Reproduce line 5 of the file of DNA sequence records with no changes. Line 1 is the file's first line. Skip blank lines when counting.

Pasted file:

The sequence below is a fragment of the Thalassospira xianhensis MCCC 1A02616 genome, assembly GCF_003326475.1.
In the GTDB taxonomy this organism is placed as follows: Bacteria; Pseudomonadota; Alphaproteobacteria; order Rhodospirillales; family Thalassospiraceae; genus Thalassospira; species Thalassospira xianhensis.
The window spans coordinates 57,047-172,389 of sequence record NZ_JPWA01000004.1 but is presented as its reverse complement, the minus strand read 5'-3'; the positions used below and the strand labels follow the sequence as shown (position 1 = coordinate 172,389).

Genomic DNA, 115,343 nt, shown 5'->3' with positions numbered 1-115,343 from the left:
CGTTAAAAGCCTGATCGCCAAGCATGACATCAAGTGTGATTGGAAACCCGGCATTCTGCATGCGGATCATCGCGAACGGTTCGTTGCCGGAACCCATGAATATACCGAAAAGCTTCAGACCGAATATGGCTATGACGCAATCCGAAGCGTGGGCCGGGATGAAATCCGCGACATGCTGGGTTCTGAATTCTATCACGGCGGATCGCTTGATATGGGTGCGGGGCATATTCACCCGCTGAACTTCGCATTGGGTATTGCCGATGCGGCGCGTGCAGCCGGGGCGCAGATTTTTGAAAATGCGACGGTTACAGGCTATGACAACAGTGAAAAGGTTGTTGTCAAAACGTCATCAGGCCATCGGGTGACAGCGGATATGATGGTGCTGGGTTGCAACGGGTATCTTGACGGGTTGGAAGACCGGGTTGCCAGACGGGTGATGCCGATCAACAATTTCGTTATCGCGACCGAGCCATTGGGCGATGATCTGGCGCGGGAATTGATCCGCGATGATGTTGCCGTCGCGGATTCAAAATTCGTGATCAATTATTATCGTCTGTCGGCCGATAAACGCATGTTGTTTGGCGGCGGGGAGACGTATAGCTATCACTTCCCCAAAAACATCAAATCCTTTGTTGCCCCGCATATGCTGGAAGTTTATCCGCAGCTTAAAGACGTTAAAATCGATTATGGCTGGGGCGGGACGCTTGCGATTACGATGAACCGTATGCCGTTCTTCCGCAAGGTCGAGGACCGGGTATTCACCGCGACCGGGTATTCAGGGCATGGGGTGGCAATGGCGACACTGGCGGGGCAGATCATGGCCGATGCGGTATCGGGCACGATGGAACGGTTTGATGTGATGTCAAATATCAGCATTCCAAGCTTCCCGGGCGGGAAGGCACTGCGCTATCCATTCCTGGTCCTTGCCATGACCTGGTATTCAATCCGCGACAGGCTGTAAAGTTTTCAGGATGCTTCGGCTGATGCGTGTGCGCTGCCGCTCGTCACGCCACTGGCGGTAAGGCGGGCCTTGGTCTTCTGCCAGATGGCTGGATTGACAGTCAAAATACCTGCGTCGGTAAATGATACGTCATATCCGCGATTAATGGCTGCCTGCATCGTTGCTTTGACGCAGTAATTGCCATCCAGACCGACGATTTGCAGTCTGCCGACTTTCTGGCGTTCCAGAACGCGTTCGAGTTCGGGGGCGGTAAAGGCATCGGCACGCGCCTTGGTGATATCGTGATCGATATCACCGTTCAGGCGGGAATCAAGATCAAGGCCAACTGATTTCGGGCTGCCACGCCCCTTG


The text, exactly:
CGTTAAAAGCCTGATCGCCAAGCATGACATCAAGTGTGATTGGAAACCCGGCATTCTGCATGCGGATCATCGCGAACGGTTCGTTGCCGGAACCCATGAATATACCGAAAAGCTTCAGACCGAATATGGCTATGACGCAATCCGAAGCGTGGGCCGGGATGAAATCCGCGACATGCTGGGTTCTGAATTCTATCACGGCGGATCGCTTGATATGGGTGCGGGGCATATTCACCCGCTGAACTTCGCATTGGGTATTGCCGATGCGGCGCGTGCAGCCGGGGCGCAGATTTTTGAAAATGCGACGGTTACAGGCTATGACAACAGTGAAAAGGTTGTTGTCAAAACGTCATCAGGCCATCGGGTGACAGCGGATATGATGGTGCTGGGTTGCAACGGGTATCTTGACGGGTTGGAAGACCGGGTTGCCAGACGGGTGATGCCGATCAACAATTTCGTTATCGCGACCGAGCCATTGGGCGATGATCTGGCGCGGGAATTGATCCGCGATGATGTTGCCGTCGCGGATTCAAAATTCGTGATCAATTATTATCGTCTGTCGGCCGATAAACGCATGTTGTTTGGCGGCGGGGAGACGTATAGCTATCACTTCCCCAAAAACATCAAATCCTTTGTTGCCCCGCATATGCTGGAAGTTTATCCGCAGCTTAAAGACGTTAAAATCGATTATGGCTGGGGCGGGACGCTTGCGATTACGATGAACCGTATGCCGTTCTTCCGCAAGGTCGAGGACCGGGTATTCACCGCGACCGGGTATTCAGGGCATGGGGTGGCAATGGCGACACTGGCGGGGCAGATCATGGCCGATGCGGTATCGGGCACGATGGAACGGTTTGATGTGATGTCAAATATCAGCATTCCAAGCTTCCCGGGCGGGAAGGCACTGCGCTATCCATTCCTGGTCCTTGCCATGACCTGGTATTCAATCCGCGACAGGCTGTAAAGTTTTCAGGATGCTTCGGCTGATGCGTGTGCGCTGCCGCTCGTCACGCCACTGGCGGTAAGGCGGGCCTTGGTCTTCTGCCAGATGGCTGGATTGACAGTCAAAATACCTGCGTCGGTAAATGATACGTCATATCCGCGATTAATGGCTGCCTGCATCGTTGCTTTGACGCAGTAATTGCCATCCAGACCGACGATTTGCAGTCTGCCGACTTTCTGGCGTTCCAGAACGCGTTCGAGTTCGGGGGCGGTAAAGGCATCGGCACGCGCCTTGGTGATATCGTGATCGATATCACCGTTCAGGCGGGAATCAAGATCAAGGCCAACTGATTTCGGGCTGCCACGCCCCTTG